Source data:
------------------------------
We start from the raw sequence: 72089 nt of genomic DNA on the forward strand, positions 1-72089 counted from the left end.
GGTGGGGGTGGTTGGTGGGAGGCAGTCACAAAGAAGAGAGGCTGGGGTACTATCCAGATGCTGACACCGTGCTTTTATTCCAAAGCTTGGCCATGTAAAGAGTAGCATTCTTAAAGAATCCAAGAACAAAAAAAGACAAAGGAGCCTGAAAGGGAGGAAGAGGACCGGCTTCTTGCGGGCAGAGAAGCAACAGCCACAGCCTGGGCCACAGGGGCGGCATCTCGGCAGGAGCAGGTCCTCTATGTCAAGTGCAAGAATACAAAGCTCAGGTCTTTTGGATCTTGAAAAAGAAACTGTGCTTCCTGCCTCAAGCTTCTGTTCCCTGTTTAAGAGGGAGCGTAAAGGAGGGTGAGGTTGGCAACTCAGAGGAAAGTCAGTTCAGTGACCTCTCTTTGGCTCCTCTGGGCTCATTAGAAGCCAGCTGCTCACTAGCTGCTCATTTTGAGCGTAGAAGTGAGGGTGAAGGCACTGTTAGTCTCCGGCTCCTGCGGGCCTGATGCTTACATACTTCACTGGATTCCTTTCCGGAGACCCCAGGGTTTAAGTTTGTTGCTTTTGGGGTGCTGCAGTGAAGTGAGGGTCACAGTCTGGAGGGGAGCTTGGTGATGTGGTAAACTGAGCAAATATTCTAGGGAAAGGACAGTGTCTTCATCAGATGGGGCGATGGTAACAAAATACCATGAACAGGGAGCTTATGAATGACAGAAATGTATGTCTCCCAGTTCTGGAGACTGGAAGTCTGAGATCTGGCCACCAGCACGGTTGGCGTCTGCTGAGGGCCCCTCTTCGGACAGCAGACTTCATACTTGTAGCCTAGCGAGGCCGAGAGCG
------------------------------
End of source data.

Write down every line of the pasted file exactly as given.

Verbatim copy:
We start from the raw sequence: 72089 nt of genomic DNA on the forward strand, positions 1-72089 counted from the left end.
GGTGGGGGTGGTTGGTGGGAGGCAGTCACAAAGAAGAGAGGCTGGGGTACTATCCAGATGCTGACACCGTGCTTTTATTCCAAAGCTTGGCCATGTAAAGAGTAGCATTCTTAAAGAATCCAAGAACAAAAAAAGACAAAGGAGCCTGAAAGGGAGGAAGAGGACCGGCTTCTTGCGGGCAGAGAAGCAACAGCCACAGCCTGGGCCACAGGGGCGGCATCTCGGCAGGAGCAGGTCCTCTATGTCAAGTGCAAGAATACAAAGCTCAGGTCTTTTGGATCTTGAAAAAGAAACTGTGCTTCCTGCCTCAAGCTTCTGTTCCCTGTTTAAGAGGGAGCGTAAAGGAGGGTGAGGTTGGCAACTCAGAGGAAAGTCAGTTCAGTGACCTCTCTTTGGCTCCTCTGGGCTCATTAGAAGCCAGCTGCTCACTAGCTGCTCATTTTGAGCGTAGAAGTGAGGGTGAAGGCACTGTTAGTCTCCGGCTCCTGCGGGCCTGATGCTTACATACTTCACTGGATTCCTTTCCGGAGACCCCAGGGTTTAAGTTTGTTGCTTTTGGGGTGCTGCAGTGAAGTGAGGGTCACAGTCTGGAGGGGAGCTTGGTGATGTGGTAAACTGAGCAAATATTCTAGGGAAAGGACAGTGTCTTCATCAGATGGGGCGATGGTAACAAAATACCATGAACAGGGAGCTTATGAATGACAGAAATGTATGTCTCCCAGTTCTGGAGACTGGAAGTCTGAGATCTGGCCACCAGCACGGTTGGCGTCTGCTGAGGGCCCCTCTTCGGACAGCAGACTTCATACTTGTAGCCTAGCGAGGCCGAGAGCG